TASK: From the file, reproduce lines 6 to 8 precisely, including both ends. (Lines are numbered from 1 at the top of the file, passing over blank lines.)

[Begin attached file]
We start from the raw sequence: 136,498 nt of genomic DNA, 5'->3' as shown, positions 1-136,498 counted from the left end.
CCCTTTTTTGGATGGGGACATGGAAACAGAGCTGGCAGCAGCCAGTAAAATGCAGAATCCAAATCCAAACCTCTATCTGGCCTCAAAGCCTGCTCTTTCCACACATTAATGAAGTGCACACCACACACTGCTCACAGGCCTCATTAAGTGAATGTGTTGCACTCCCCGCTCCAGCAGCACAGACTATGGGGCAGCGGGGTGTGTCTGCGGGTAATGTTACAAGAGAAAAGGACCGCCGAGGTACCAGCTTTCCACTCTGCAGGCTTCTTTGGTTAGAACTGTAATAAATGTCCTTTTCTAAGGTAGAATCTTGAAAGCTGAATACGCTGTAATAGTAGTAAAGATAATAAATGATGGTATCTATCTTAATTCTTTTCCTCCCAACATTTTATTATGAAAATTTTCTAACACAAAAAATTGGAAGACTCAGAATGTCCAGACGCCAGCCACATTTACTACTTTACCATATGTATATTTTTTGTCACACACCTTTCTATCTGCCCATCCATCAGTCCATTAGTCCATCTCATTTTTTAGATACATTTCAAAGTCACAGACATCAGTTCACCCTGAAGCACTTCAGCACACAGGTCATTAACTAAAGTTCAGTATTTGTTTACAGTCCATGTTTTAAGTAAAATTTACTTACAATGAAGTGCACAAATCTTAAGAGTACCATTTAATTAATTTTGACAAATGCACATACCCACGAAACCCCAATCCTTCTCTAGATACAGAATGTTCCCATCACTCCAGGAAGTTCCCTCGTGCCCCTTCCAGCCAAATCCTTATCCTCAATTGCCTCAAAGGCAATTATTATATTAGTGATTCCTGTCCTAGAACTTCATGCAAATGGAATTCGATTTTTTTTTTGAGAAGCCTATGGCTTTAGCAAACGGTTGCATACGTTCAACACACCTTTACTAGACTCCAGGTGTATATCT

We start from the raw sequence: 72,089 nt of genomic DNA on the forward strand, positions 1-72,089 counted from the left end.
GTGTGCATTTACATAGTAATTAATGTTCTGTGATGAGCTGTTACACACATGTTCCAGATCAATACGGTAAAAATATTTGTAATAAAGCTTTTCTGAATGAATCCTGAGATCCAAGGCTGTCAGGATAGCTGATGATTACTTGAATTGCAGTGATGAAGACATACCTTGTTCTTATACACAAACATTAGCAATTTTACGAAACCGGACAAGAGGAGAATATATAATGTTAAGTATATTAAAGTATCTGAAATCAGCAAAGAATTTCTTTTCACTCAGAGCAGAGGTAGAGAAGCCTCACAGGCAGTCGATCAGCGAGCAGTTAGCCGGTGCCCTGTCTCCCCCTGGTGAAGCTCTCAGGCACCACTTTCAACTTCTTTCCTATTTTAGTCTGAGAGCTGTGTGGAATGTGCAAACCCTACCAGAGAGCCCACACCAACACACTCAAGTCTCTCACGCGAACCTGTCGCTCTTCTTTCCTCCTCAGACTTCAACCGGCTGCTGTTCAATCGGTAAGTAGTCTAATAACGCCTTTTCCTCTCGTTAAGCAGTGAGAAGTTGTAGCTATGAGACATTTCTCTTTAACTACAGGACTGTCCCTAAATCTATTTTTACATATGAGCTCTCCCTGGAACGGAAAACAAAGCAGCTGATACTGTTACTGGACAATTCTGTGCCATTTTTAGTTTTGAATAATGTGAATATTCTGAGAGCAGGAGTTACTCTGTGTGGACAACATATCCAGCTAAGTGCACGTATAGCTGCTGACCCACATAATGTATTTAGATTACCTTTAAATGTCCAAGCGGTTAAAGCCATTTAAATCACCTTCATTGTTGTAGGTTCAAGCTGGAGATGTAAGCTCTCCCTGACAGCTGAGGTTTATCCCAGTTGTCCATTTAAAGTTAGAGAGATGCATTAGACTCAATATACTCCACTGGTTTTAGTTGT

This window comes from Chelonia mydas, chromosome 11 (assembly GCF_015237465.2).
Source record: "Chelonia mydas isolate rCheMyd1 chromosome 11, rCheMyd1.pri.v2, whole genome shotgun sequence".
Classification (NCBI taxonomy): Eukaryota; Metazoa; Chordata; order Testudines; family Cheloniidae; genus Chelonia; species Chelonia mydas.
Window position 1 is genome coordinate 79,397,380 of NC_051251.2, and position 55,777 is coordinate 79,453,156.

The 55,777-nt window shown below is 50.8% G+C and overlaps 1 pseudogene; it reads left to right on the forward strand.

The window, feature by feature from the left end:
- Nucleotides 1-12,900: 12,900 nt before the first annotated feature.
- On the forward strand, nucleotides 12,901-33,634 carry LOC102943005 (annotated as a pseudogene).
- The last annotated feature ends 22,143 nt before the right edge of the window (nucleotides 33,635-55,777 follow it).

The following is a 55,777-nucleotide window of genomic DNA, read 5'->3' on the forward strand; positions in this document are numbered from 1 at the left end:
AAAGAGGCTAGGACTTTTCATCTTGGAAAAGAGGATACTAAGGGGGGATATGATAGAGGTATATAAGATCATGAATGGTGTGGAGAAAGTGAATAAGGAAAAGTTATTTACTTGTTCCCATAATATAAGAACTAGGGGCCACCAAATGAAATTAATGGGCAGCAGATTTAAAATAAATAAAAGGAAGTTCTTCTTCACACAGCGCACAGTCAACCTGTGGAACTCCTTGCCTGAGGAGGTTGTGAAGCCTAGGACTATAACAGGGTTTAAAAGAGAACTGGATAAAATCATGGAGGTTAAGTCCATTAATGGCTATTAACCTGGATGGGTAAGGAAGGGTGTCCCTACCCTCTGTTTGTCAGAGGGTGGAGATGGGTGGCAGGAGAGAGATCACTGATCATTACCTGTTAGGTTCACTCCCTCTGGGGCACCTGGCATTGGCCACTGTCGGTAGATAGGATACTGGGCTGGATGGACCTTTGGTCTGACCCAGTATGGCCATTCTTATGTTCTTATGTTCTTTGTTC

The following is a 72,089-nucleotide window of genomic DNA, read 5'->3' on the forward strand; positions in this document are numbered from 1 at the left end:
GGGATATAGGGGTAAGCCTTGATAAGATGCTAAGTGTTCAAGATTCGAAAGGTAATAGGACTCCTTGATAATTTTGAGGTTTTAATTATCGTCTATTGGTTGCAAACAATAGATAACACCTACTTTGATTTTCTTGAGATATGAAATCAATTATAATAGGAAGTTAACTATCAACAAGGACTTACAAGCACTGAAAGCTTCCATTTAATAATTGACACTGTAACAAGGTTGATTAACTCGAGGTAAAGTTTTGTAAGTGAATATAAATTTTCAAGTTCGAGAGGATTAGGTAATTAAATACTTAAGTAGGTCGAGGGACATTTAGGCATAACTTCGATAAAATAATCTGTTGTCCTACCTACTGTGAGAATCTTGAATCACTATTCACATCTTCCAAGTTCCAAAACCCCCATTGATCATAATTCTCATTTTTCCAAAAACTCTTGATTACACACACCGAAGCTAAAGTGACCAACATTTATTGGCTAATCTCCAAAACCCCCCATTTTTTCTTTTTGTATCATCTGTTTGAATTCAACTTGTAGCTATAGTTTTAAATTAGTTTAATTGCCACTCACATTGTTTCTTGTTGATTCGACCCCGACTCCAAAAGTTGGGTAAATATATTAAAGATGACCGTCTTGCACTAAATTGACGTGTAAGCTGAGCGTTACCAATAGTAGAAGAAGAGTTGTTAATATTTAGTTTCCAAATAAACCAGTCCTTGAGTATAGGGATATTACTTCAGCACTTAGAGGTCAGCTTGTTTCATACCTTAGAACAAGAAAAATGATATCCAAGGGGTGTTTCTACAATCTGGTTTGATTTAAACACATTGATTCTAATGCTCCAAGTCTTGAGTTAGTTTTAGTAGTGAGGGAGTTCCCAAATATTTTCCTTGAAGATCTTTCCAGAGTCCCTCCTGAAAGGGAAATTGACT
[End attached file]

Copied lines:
Source record: "Chelonia mydas isolate rCheMyd1 chromosome 11, rCheMyd1.pri.v2, whole genome shotgun sequence".
Classification (NCBI taxonomy): Eukaryota; Metazoa; Chordata; order Testudines; family Cheloniidae; genus Chelonia; species Chelonia mydas.
Window position 1 is genome coordinate 79,397,380 of NC_051251.2, and position 55,777 is coordinate 79,453,156.